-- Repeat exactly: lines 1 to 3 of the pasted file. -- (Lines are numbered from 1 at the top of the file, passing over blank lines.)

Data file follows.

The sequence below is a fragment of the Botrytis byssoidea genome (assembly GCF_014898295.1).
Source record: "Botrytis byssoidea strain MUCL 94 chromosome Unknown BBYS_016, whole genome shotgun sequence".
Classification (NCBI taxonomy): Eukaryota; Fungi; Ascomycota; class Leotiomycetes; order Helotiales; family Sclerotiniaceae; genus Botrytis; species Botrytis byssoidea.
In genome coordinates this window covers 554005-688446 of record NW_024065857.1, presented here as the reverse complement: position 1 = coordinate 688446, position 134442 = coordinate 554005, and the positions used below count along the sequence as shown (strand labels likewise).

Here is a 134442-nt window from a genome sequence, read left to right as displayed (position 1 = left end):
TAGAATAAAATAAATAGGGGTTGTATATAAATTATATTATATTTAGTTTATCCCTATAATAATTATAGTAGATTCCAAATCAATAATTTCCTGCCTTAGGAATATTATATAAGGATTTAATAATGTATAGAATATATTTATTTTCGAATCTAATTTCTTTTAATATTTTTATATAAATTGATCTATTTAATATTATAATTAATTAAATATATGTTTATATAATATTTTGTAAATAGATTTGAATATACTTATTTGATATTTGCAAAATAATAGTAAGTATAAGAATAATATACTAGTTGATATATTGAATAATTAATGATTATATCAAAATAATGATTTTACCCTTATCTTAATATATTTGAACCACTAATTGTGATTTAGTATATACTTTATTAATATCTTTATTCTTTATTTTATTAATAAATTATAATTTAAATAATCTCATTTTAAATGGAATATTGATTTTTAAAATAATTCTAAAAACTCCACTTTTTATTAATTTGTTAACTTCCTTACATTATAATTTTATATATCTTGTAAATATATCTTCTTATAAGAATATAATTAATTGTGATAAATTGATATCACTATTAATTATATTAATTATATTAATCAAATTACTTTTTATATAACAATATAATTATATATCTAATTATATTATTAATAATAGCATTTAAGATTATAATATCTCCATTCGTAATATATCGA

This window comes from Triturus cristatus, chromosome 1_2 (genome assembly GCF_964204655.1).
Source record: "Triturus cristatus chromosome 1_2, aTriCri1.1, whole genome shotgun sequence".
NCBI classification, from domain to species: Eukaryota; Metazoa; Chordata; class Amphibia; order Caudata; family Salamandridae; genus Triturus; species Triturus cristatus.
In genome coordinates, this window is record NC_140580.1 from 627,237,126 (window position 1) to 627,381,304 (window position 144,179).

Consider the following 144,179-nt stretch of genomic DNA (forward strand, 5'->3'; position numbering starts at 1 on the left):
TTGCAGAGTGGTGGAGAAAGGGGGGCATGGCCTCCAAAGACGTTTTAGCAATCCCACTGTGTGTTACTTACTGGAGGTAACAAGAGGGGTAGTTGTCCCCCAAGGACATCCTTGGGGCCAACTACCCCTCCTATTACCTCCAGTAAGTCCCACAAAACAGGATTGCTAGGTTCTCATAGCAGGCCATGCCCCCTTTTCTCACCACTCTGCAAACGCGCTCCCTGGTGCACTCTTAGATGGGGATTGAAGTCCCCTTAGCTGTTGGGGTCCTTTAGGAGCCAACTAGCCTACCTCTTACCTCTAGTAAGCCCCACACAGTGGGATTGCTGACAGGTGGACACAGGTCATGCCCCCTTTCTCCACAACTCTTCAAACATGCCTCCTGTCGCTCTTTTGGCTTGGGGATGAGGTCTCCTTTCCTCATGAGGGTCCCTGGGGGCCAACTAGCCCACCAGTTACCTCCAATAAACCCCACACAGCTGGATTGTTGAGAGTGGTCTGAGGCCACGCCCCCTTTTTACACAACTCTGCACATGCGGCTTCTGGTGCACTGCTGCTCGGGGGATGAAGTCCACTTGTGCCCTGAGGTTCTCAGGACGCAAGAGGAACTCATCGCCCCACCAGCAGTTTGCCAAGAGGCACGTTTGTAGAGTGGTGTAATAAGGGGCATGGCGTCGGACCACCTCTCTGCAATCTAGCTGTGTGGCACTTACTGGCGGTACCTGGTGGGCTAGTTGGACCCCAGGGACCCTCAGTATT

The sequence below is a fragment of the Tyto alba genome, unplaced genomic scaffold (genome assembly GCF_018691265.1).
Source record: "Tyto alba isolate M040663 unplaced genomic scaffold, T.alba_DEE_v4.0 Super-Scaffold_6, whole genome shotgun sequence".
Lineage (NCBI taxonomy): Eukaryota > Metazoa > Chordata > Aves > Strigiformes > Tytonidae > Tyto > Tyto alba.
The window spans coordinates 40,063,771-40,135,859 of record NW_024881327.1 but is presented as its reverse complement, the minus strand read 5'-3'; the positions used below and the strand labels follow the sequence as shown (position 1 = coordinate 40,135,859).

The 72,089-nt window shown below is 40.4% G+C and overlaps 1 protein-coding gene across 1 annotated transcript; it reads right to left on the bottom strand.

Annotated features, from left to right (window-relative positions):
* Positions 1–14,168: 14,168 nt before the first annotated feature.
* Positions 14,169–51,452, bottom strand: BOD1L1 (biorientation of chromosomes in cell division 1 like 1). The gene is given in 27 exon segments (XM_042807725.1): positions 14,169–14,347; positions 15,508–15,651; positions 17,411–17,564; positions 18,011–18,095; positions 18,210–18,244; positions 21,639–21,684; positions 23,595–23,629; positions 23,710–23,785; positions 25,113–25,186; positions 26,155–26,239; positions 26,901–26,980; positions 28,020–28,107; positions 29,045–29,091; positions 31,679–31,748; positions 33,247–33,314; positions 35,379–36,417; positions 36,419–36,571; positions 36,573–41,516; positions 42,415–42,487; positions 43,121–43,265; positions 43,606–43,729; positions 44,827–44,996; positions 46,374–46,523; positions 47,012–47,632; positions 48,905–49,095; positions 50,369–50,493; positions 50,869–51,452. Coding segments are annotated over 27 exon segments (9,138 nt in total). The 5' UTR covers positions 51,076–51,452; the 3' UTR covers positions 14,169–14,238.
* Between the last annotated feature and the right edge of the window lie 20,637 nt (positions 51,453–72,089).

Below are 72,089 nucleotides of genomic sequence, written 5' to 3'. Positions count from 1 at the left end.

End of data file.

The sequence below is a fragment of the Botrytis byssoidea genome (assembly GCF_014898295.1).
Source record: "Botrytis byssoidea strain MUCL 94 chromosome Unknown BBYS_016, whole genome shotgun sequence".
Classification (NCBI taxonomy): Eukaryota; Fungi; Ascomycota; class Leotiomycetes; order Helotiales; family Sclerotiniaceae; genus Botrytis; species Botrytis byssoidea.